One thing I love about following a team is guys like Mike Cather. He was never much of a prospect and had little success in the minor leagues, but he was able to, for a couple of seasons, make the National League forget that he shouldn’t have been in the majors to begin with. Then, like someone decided that was enough, Cather was gone from the major league picture. It’s funny how these guys seem to emerge every year.
Cather was born about a week before Christmas in 1970 in the San Diego area, graduating from Folsom High School in 1990. Three years later, he was selected by the Texas Rangers out of Cal-Berkeley. Even if Cather’s career was short-lived and not very successful, he was easily the most productive player selected that year in the 41st round. A side-armer, Cather’s career was destined for the bullpen and he grabbed the occasional saves for the Rangers organization as he pitched well in the Gulf Coast League, not so well in the Florida State League, and okayish in the Texas League. It was the last stop, as a member of the Tulsa Drillers, that Cather’s career got its first bit of bad news. Probably due to a number crunch, Cather was cut by the Rangers organization in mid-June of 1995.
With his first professional organization behind him, Cather headed north of the border to join the Winnipeg Goldeyes to finish out the 1995 season. Winnipeg, who finished a game behind the St. Paul Saints in the first half, would struggle down the stretch, though Cather was a solid addition, posting a 1.45 ERA and 0.97 WHIP for the Goldeyes.
That level of success garnered some attention by the Atlanta Braves, who purchased Cather from Winnipeg just weeks before pitchers and catchers reported for the 1996 spring training. Cather received a look, but was ticketed for a trip to the minors and with Greenville, he pitched in a new career-high 87.2 ING, but the numbers were average at best (1.35 WHIP, 2.1 K/BB). Cather was the most often used arm for Jeff Cox and the G-Braves that season, but that was more due to better liked players moving past Cather.
The side-winder opened 1997 with the G-Braves, but was able to secure a callup to Richmond. With the R-Braves, he dominated over a baker’s dozen games. It was a great time to be successful because the Braves bullpen was having troubles. The struggles of Paul Byrd and Joe Borowski led the Braves to look for reinforcements and on July 13, 1997, both Chad Fox and Cather left the Richmond bullpen and made their major league debuts for the Braves. Both rookies would be called upon at least 30 times down the stretch, bolstering a middle relief for the Braves that was just putrid with Mike Bielecki and Brad Clontz both having issues with baserunners. A third rookie, Kerry Ligtenberg, joined the pen a month after Cather and Fox.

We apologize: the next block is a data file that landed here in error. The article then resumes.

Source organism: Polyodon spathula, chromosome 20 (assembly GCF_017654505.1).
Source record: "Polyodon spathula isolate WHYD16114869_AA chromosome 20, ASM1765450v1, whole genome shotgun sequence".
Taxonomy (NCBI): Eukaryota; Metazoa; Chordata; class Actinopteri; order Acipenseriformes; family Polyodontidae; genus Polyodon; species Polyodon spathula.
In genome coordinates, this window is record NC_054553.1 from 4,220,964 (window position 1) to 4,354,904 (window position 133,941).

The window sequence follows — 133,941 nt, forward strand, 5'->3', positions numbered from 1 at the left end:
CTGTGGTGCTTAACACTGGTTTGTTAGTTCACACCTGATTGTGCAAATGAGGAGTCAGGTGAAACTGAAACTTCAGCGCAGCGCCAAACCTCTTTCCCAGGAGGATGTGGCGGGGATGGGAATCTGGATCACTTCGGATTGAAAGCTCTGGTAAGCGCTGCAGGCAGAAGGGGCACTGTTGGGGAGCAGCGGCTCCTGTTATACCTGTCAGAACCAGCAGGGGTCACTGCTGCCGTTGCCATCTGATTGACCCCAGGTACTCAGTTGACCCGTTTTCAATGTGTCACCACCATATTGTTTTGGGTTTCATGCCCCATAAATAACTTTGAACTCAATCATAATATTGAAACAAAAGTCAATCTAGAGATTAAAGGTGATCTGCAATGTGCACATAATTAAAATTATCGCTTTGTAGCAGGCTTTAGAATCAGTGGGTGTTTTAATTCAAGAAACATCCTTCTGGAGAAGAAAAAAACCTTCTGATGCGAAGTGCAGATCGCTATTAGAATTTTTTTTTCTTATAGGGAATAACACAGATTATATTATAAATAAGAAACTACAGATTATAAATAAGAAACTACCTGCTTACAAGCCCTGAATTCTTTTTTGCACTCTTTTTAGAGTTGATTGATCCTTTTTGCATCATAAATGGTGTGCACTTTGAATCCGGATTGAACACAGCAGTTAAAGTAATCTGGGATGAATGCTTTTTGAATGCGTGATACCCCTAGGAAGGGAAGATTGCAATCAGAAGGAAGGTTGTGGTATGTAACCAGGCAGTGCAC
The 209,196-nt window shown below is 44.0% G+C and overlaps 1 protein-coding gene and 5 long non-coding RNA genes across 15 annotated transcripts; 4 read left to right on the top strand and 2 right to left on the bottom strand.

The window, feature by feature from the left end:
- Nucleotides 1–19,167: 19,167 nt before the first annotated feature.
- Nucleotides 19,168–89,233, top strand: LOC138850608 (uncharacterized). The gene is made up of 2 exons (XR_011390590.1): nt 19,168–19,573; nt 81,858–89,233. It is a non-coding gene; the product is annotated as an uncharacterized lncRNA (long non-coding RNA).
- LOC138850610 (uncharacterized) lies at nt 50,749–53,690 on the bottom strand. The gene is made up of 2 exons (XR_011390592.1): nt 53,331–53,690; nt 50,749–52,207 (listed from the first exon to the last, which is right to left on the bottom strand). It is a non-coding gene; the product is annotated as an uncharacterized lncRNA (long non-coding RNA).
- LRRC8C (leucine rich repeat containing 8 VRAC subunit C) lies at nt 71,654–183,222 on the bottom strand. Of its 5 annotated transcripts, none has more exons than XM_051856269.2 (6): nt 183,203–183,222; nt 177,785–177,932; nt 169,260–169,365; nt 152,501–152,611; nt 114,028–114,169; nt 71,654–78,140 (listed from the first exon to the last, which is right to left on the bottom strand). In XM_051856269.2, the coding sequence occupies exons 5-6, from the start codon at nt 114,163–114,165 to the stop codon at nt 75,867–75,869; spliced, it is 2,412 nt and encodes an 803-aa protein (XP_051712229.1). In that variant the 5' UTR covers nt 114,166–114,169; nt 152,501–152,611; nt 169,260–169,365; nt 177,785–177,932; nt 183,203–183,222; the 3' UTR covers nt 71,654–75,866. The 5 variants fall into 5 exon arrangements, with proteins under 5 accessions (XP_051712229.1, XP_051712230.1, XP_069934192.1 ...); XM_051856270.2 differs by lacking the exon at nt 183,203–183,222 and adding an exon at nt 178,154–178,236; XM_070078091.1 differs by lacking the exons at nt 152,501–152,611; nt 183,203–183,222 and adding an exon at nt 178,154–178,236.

Cather settled in quite nicely, pitching two scoreless in his debut and working around a trio of walks to pick up his first hold the next day. A desperate Bobby Cox did not hesitate to use Cather has a primary setup man and he finished the year with a 1.16 WHIP in 37.2 ING with a 2.39 ERA and 3.59 FIP. He walked too many, though four of his 19 walks were intentional. But that’s nit-picking. Overall, it was a solid campaign that included 4.2 scoreless postseason innings.
1998 saw Cather open the season in Atlanta, but he wasn’t the same trusty right-handed arm out of the pen as he was the previous year. He struggled to have clean outings. In fact, it took nine tries before he got his first no-hit, no-walk outing. He was able to right the ship and settled back into his setup role through May, though fans grew nervous whenever his name was called. By the All-Star Break, the Braves had seen enough and banished him to Richmond. He would struggle there before, it appears, he was shut down.
It wasn’t the season the Braves, nor Cather, expected. Still, he broke camp with the Braves the following season. He would pick up the win on April 12 of 1999, but we call it a “blown win.” He entered with a 6-4 lead, but gave up homeruns to Alex Arias and Scott Rolen to tie it up. A two-run homer by Javy Lopez rebuilt the lead and the Braves were able to finish the game from there. That win was Cather’s fifth major league win and the last of his career. The Braves sent Cather to Richmond, where he would pitch pretty badly. His career with the Braves would end after 1999.
He would spent the next two seasons trying his luck with the Calgary Cannons (Marlins) and Memphis Redbirds (Cardinals), but he wasn’t able to recapture his previous glory. Worse, the arm issues were mounting and with them, the calls to keep playing stopped coming. Cather would attempt a short comeback with the Macon Peaches in 2003, playing for the independent Southeastern League team that had sought to replace the Macon Braves after the latter’s move to Rome. He even played with former teammate Terrell Wade. The comeback lasted all of seven innings.
With his playing career finished, Cather continued to be a private pitching instructor before returning to organized ball as a pitching coach for the Red Sox organization. He also would work for the Red Sox as an advanced scout before returning to the bench as a pitching coordinator and, later, coach for the Padres organization, making it to AAA last season. In fact, he oversaw a few pitchers with that El Paso team with Braves connections such as Blaine Boyer and Michael Nix. Oh, and Jeff Francoeur. Cather hopes to one day be a major league pitching coach.
Cather only spent 75 games in the majors and never saved a game. But for a brief run in 1997, he was a boost to a weak Braves bullpen. That’s something that no one can take away.